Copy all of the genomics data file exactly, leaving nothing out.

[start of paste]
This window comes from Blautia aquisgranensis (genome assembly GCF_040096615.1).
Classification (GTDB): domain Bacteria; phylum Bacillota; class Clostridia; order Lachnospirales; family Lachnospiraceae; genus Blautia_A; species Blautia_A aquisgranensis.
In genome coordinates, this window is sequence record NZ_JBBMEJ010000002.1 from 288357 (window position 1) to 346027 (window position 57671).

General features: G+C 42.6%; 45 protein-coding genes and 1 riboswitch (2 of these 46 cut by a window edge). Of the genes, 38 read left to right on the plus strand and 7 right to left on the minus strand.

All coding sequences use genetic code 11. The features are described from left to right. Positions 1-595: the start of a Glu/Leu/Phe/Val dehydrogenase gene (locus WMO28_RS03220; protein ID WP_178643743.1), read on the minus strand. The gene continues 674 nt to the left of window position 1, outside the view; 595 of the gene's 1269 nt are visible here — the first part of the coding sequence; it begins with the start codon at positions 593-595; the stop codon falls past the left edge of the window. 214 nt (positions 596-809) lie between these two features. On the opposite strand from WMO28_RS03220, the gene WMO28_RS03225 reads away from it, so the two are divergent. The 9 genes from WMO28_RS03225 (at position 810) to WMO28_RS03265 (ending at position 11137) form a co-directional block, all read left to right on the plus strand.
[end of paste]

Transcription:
This window comes from Blautia aquisgranensis (genome assembly GCF_040096615.1).
Classification (GTDB): domain Bacteria; phylum Bacillota; class Clostridia; order Lachnospirales; family Lachnospiraceae; genus Blautia_A; species Blautia_A aquisgranensis.
In genome coordinates, this window is sequence record NZ_JBBMEJ010000002.1 from 288357 (window position 1) to 346027 (window position 57671).

General features: G+C 42.6%; 45 protein-coding genes and 1 riboswitch (2 of these 46 cut by a window edge). Of the genes, 38 read left to right on the plus strand and 7 right to left on the minus strand.

All coding sequences use genetic code 11. The features are described from left to right. Positions 1-595: the start of a Glu/Leu/Phe/Val dehydrogenase gene (locus WMO28_RS03220; protein ID WP_178643743.1), read on the minus strand. The gene continues 674 nt to the left of window position 1, outside the view; 595 of the gene's 1269 nt are visible here — the first part of the coding sequence; it begins with the start codon at positions 593-595; the stop codon falls past the left edge of the window. 214 nt (positions 596-809) lie between these two features. On the opposite strand from WMO28_RS03220, the gene WMO28_RS03225 reads away from it, so the two are divergent. The 9 genes from WMO28_RS03225 (at position 810) to WMO28_RS03265 (ending at position 11137) form a co-directional block, all read left to right on the plus strand.